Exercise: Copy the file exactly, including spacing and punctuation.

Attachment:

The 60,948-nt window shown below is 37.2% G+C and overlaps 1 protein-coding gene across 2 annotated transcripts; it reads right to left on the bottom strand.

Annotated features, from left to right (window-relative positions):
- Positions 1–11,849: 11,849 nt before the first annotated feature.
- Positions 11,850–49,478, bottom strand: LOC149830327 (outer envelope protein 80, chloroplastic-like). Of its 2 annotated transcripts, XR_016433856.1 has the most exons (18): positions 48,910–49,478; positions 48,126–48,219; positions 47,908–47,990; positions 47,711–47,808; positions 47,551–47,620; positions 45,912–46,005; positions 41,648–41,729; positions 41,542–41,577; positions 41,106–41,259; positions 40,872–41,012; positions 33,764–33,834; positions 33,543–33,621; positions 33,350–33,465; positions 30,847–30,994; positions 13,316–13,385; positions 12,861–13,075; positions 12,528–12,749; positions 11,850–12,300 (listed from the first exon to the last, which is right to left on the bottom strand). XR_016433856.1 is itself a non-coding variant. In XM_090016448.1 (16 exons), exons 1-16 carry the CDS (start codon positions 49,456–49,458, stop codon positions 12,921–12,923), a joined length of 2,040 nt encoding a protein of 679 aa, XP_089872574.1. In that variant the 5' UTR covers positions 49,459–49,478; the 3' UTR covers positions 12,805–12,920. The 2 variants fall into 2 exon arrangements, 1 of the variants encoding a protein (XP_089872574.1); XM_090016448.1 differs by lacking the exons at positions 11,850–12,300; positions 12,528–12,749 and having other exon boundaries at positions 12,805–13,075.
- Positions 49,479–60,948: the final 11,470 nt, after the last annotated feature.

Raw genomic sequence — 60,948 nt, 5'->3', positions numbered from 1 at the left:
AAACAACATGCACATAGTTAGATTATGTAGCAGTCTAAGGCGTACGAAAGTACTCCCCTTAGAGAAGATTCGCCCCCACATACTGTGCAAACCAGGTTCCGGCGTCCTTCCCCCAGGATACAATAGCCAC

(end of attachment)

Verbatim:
The 60,948-nt window shown below is 37.2% G+C and overlaps 1 protein-coding gene across 2 annotated transcripts; it reads right to left on the bottom strand.

Annotated features, from left to right (window-relative positions):
- Positions 1–11,849: 11,849 nt before the first annotated feature.
- Positions 11,850–49,478, bottom strand: LOC149830327 (outer envelope protein 80, chloroplastic-like). Of its 2 annotated transcripts, XR_016433856.1 has the most exons (18): positions 48,910–49,478; positions 48,126–48,219; positions 47,908–47,990; positions 47,711–47,808; positions 47,551–47,620; positions 45,912–46,005; positions 41,648–41,729; positions 41,542–41,577; positions 41,106–41,259; positions 40,872–41,012; positions 33,764–33,834; positions 33,543–33,621; positions 33,350–33,465; positions 30,847–30,994; positions 13,316–13,385; positions 12,861–13,075; positions 12,528–12,749; positions 11,850–12,300 (listed from the first exon to the last, which is right to left on the bottom strand). XR_016433856.1 is itself a non-coding variant. In XM_090016448.1 (16 exons), exons 1-16 carry the CDS (start codon positions 49,456–49,458, stop codon positions 12,921–12,923), a joined length of 2,040 nt encoding a protein of 679 aa, XP_089872574.1. In that variant the 5' UTR covers positions 49,459–49,478; the 3' UTR covers positions 12,805–12,920. The 2 variants fall into 2 exon arrangements, 1 of the variants encoding a protein (XP_089872574.1); XM_090016448.1 differs by lacking the exons at positions 11,850–12,300; positions 12,528–12,749 and having other exon boundaries at positions 12,805–13,075.
- Positions 49,479–60,948: the final 11,470 nt, after the last annotated feature.

Raw genomic sequence — 60,948 nt, 5'->3', positions numbered from 1 at the left:
AAACAACATGCACATAGTTAGATTATGTAGCAGTCTAAGGCGTACGAAAGTACTCCCCTTAGAGAAGATTCGCCCCCACATACTGTGCAAACCAGGTTCCGGCGTCCTTCCCCCAGGATACAATAGCCAC